House lawmakers late Wednesday passed a massive new bill that would fund the federal government for the remainder of the fiscal year, as well as further aid Ukraine, but a last-minute snag resulted in COVID-19 money being dropped.
A $1.5 trillion package overall, the measure was approved by the House of Representatives on Wednesday night. A dispute about COVID relief funding, however, slimmed it down.
Passage by the House and later by the Senate would remove the threat of a government shutdown early Saturday morning, funding the government through Sept. 30.
Here are some of the major elements of the deal:
Ukraine aid: $13.6 billion in military and humanitarian aid for Ukraine and neighboring countries in Eastern Europe. That figure is up from a $10 billion request by President Joe Biden. The Associated Press said Democratic and Republican backing was so strong that the figure grew to $12 billion on Monday.
COVID: The bill originally contained $15.6 billion for both domestic and international efforts to fight the COVID-19 pandemic. That includes testing, treatment and prevention.
But House Speaker Nancy Pelosi said that the funding was dropped, as Democrats disagreed over how it was paid for — by taking money from states — as Republicans refused to spend new money to respond to COVID. The California Democrat suggested lawmakers would look for another avenue to approve the money. “It is heartbreaking to remove the COVID funding, and we must continue to fight for urgently needed COVID assistance, but unfortunately that will not be included in this bill,” she wrote in a letter to colleagues.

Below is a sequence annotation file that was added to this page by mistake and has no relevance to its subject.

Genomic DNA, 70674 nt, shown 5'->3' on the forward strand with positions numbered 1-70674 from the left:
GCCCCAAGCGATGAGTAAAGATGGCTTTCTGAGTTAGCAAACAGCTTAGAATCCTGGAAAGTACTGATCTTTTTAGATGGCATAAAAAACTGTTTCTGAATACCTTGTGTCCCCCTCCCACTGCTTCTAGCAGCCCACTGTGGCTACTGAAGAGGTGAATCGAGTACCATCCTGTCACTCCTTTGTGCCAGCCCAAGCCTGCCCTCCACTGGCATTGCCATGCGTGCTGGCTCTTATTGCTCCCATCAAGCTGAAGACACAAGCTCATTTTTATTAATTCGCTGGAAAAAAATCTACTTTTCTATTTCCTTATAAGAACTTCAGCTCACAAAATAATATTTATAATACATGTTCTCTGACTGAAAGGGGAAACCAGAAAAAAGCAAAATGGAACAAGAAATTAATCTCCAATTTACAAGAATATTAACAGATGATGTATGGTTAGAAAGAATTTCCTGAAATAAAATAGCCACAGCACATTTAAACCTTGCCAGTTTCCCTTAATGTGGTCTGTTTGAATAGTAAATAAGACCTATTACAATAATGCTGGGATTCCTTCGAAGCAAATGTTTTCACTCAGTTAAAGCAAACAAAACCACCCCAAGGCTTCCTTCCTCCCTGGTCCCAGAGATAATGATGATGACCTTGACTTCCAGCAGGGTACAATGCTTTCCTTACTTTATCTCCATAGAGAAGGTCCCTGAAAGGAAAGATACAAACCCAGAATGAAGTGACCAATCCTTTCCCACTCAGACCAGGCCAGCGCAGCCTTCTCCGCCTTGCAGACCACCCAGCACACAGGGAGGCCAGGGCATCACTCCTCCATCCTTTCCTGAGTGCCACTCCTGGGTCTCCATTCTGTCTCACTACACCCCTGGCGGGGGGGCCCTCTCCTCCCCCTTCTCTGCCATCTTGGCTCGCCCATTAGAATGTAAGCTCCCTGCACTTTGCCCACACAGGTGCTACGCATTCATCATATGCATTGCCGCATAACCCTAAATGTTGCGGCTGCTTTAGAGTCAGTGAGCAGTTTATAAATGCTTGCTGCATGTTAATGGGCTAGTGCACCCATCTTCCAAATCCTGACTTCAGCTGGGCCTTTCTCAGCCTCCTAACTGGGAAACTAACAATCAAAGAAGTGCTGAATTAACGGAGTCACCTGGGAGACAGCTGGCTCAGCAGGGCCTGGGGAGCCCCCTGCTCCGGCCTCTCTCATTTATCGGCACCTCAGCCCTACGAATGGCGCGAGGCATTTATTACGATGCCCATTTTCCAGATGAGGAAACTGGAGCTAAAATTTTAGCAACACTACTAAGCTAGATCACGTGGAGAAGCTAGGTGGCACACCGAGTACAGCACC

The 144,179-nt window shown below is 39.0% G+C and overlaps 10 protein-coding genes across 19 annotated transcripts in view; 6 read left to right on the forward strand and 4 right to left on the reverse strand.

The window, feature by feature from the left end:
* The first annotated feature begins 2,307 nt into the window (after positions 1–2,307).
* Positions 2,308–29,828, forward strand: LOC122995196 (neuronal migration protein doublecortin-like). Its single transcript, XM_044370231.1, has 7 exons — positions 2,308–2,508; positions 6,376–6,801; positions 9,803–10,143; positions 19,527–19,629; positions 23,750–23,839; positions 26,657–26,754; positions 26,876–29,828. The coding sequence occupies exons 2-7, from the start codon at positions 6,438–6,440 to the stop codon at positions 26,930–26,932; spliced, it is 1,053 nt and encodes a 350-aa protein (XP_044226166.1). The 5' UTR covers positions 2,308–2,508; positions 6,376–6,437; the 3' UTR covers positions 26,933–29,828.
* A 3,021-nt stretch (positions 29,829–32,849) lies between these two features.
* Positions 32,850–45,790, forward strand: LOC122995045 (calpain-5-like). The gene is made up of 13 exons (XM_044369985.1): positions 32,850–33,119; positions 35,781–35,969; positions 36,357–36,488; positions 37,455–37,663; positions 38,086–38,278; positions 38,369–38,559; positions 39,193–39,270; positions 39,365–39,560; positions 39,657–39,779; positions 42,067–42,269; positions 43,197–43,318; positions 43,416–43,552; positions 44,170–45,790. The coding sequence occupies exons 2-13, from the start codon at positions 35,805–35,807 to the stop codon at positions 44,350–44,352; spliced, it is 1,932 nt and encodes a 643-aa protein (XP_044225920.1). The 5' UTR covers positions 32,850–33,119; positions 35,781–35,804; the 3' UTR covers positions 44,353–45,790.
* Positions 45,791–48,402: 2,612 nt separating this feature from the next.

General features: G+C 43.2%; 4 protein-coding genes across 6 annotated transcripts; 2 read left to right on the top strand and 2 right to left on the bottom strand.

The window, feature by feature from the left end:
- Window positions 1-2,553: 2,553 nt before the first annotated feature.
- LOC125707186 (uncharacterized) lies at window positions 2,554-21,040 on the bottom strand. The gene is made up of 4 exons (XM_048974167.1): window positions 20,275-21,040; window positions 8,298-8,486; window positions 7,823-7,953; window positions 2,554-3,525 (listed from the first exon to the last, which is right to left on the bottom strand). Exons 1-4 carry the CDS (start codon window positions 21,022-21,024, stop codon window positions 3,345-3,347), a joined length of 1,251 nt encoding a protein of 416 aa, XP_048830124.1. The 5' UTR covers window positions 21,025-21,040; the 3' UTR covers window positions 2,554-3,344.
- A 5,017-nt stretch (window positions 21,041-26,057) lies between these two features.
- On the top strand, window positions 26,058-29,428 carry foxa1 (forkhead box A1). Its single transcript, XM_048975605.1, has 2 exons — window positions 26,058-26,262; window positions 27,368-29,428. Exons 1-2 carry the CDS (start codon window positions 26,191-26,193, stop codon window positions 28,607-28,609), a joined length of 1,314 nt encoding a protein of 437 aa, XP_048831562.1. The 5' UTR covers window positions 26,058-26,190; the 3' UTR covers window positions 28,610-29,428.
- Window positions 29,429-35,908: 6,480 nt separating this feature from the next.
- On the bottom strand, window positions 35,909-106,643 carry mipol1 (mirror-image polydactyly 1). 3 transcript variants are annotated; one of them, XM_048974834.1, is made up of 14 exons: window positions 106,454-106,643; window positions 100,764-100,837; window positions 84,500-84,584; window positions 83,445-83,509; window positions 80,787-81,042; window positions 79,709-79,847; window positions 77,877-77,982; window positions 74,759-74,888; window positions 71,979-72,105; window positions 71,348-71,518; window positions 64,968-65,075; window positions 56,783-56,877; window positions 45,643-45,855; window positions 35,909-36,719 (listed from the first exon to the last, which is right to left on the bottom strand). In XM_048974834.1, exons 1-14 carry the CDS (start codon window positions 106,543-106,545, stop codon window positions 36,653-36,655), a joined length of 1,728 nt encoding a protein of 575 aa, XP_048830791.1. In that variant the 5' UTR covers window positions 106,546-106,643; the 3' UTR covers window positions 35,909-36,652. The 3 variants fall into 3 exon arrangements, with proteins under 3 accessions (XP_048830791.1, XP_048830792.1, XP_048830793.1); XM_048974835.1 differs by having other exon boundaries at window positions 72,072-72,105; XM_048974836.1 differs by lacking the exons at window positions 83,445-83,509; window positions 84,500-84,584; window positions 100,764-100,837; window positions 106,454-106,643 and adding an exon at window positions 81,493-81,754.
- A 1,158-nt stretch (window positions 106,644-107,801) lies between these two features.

Defense funding: $782 billion for defense, which is an increase of 5.6% over last year’s levels.
Non-defense funding: $730 billion — 6.7% more than last year, which is the biggest increase in four years.
Pell Grants: $400 increase to maximum Pell Grant award, to $6,895.
Affordable housing: Democrats said the bill would expand funding for affordable housing. That includes $280 million for 32,800 new housing vouchers, an 11% increase for affordable housing production, the Hill reported.
IRS boost: The Internal Revenue Service would get $12.6 billion, an increase of $675 million from the prior fiscal year. The new funding comes as the agency is struggling to process backlogged tax returns.
Current government funding expires at 12:01 a.m. Eastern Saturday. The House also passed a stopgap measure keeping the government open through Tuesday, to give the Senate more time to vote on the measure, if needed.